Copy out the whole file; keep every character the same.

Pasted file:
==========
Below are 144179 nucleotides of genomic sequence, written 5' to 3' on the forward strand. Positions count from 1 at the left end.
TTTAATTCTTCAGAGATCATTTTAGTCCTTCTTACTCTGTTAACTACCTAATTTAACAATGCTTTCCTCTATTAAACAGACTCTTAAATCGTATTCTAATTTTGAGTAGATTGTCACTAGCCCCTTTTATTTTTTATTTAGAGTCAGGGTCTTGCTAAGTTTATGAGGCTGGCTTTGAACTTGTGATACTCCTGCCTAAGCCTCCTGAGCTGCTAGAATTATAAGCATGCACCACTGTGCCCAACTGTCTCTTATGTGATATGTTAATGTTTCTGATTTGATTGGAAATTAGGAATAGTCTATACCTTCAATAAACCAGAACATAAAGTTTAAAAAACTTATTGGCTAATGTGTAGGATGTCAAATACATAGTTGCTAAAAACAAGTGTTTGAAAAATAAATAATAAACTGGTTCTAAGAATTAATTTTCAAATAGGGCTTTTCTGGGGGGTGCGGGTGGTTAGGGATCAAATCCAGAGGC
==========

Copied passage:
Below are 144179 nucleotides of genomic sequence, written 5' to 3' on the forward strand. Positions count from 1 at the left end.
TTTAATTCTTCAGAGATCATTTTAGTCCTTCTTACTCTGTTAACTACCTAATTTAACAATGCTTTCCTCTATTAAACAGACTCTTAAATCGTATTCTAATTTTGAGTAGATTGTCACTAGCCCCTTTTATTTTTTATTTAGAGTCAGGGTCTTGCTAAGTTTATGAGGCTGGCTTTGAACTTGTGATACTCCTGCCTAAGCCTCCTGAGCTGCTAGAATTATAAGCATGCACCACTGTGCCCAACTGTCTCTTATGTGATATGTTAATGTTTCTGATTTGATTGGAAATTAGGAATAGTCTATACCTTCAATAAACCAGAACATAAAGTTTAAAAAACTTATTGGCTAATGTGTAGGATGTCAAATACATAGTTGCTAAAAACAAGTGTTTGAAAAATAAATAATAAACTGGTTCTAAGAATTAATTTTCAAATAGGGCTTTTCTGGGGGGTGCGGGTGGTTAGGGATCAAATCCAGAGGC